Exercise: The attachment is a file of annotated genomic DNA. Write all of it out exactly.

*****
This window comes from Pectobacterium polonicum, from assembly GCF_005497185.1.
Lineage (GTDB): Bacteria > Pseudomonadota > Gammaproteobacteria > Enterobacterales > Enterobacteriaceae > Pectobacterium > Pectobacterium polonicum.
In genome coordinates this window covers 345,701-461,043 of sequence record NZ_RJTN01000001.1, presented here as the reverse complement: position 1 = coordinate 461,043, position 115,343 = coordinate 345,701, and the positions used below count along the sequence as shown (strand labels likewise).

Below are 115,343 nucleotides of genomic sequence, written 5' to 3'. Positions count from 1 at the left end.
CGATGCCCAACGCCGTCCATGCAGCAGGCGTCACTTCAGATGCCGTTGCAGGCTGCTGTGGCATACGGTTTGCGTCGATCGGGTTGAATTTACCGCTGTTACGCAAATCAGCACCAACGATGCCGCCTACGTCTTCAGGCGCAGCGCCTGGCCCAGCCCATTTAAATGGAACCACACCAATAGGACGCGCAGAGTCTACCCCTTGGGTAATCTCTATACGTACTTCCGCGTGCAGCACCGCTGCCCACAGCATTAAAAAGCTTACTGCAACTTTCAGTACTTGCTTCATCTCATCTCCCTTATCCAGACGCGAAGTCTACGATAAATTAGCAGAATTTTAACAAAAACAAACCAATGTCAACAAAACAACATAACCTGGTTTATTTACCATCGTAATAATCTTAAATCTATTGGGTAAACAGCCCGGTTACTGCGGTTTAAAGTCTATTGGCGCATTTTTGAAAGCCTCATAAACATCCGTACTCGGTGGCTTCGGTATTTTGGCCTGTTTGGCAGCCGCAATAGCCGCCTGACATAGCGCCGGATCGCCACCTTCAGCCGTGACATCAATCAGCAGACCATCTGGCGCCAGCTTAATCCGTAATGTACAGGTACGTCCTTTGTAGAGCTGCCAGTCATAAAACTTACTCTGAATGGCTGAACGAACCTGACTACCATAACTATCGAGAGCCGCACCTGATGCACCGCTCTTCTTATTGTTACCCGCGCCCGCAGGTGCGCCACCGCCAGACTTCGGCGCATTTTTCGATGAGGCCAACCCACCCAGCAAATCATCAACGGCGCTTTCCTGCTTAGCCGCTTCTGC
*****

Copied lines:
This window comes from Pectobacterium polonicum, from assembly GCF_005497185.1.
Lineage (GTDB): Bacteria > Pseudomonadota > Gammaproteobacteria > Enterobacterales > Enterobacteriaceae > Pectobacterium > Pectobacterium polonicum.
In genome coordinates this window covers 345,701-461,043 of sequence record NZ_RJTN01000001.1, presented here as the reverse complement: position 1 = coordinate 461,043, position 115,343 = coordinate 345,701, and the positions used below count along the sequence as shown (strand labels likewise).

Below are 115,343 nucleotides of genomic sequence, written 5' to 3'. Positions count from 1 at the left end.
CGATGCCCAACGCCGTCCATGCAGCAGGCGTCACTTCAGATGCCGTTGCAGGCTGCTGTGGCATACGGTTTGCGTCGATCGGGTTGAATTTACCGCTGTTACGCAAATCAGCACCAACGATGCCGCCTACGTCTTCAGGCGCAGCGCCTGGCCCAGCCCATTTAAATGGAACCACACCAATAGGACGCGCAGAGTCTACCCCTTGGGTAATCTCTATACGTACTTCCGCGTGCAGCACCGCTGCCCACAGCATTAAAAAGCTTACTGCAACTTTCAGTACTTGCTTCATCTCATCTCCCTTATCCAGACGCGAAGTCTACGATAAATTAGCAGAATTTTAACAAAAACAAACCAATGTCAACAAAACAACATAACCTGGTTTATTTACCATCGTAATAATCTTAAATCTATTGGGTAAACAGCCCGGTTACTGCGGTTTAAAGTCTATTGGCGCATTTTTGAAAGCCTCATAAACATCCGTACTCGGTGGCTTCGGTATTTTGGCCTGTTTGGCAGCCGCAATAGCCGCCTGACATAGCGCCGGATCGCCACCTTCAGCCGTGACATCAATCAGCAGACCATCTGGCGCCAGCTTAATCCGTAATGTACAGGTACGTCCTTTGTAGAGCTGCCAGTCATAAAACTTACTCTGAATGGCTGAACGAACCTGACTACCATAACTATCGAGAGCCGCACCTGATGCACCGCTCTTCTTATTGTTACCCGCGCCCGCAGGTGCGCCACCGCCAGACTTCGGCGCATTTTTCGATGAGGCCAACCCACCCAGCAAATCATCAACGGCGCTTTCCTGCTTAGCCGCTTCTGC